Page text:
Monday, January 13, 2014

Books on Church Discipline

On Sunday, I began a sermon series on the topic of Church Discipline. In the process of studying for this series, I have tried to read many books on the subject. I have already reviewed a couple of the books (Church Discipline by Jonathan Leeman & In Pursuit of Prodigals by Stephen Davey). In addition, I plan on reviewing a couple more in detail that have been particularly helpful to me. 

But I do not have time or energy to do a full review on all the books I have read or used in my research. So I thought I would share several of the other books I have consulted. I have not read each of these books from cover to cover, but I have read enough of them to get a grasp of what they are about. As far as I have read, I wouldn't necessarily disagree with them. But that doesn't mean I would fully agree with everything in each of them. What I am sharing with each book is what the publisher has written about them on the back cover. If you are researching this subject, you may want to grab one or two of these to read.

"Church discipline is a term that is fraught with problems for the church today. However the biblical witness is clear that it is an essential component of a healthy, God-honoring church -- a church where Christians grow and mature in grace and develop solid foundations with which they can, with the help of the Spirit, withstand the storms of life. With many years of pastoral experience, Robert K. Cheong has faced this issue many times. Additionally he interviewed over 30 pastors from different countries and a wide variety of church settings, which enables him to bring a breadth and depth of experience to the issue that is practically unprecedented."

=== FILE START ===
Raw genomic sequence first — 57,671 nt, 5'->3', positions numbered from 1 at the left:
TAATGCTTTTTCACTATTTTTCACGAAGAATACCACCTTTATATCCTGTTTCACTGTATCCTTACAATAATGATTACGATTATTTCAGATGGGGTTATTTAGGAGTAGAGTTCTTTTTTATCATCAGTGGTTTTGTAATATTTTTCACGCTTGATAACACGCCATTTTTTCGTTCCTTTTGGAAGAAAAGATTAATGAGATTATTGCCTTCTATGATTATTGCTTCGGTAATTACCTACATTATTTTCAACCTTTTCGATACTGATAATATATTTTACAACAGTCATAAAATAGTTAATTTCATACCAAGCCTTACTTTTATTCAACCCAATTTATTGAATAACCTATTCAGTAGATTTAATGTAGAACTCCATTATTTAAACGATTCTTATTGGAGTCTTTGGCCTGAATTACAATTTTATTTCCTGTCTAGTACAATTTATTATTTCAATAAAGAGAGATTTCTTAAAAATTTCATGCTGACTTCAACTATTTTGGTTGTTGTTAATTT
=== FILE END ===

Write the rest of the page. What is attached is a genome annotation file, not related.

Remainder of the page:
"Fears of disunity, conflict, and even legal problems have caused many church leaders to avoid confronting Christians who are living in sin. Challenging the church's reluctance, Dr. Laney provides a biblical, practical, and loving handbook for pastors and lay leaders alike on church discipline."

"As Christians, we have become experts at shooting our wounded. We watch an erring brother travel down a path of destruction, bringing hurt and shame to his life and family, and what do we do? Usually nothing, or even worse, we join in the local gossip and slander about his sin. In 'Restorative Church Discipline,' author Terry Ivy walks us through the biblical call for the Church to begin rescuing and healing the wounded instead of shooting them. He covers in detail the various steps involved, as well as addressing many areas which are important for believers to understand. This is not a book about dry principles or cold detachment from the pain of others. Instead, it is a plea for the Church to being loving our brothers and sisters enough to reach out with grace. Terry speaks from his experience and shares many insights about this much needed topic. There are believers, including leaders, who are suffering from the wounds of their failures. They feel abandoned and forsaken. This book is a call for us to reach out to restore them. They need us...and we need them!"

This is a handbook for pastors, elders, and all Christians who want to see how Scripture presents the process of discipline that should operate in the Christian community. It was written in response to an urgent need . . . This is a simple and very readable little handbook. The influence it can and should have on the church is, however, quite profound."

"Discipline is one of the most difficult issues in contemporary church life. Church leaders often need to battle to maintain the integrity of their churches, sometimes with tragic results. But why is it so hard? Should we bother with it at all? In this thorough treatment of the subject, Stephen McQuoid answers these questions and provides a biblical framework for church discipline. Because prevention is better than cure, he shows that discipline is not just about punishing but includes a whole way of life which keeps us spiritually accountable and in a right relationship with God. Corrective discipline will also at times be necessary, and he guides us through the disciplinary stages taught in the New Testament. By using appropriate case studies, he also demonstrates the complications of real-life situations and highlights the lessons that can be learned."

Are there any books that you have read that you think are the best on this subject that I have missed? I'm always still looking for more insight into this subject. 

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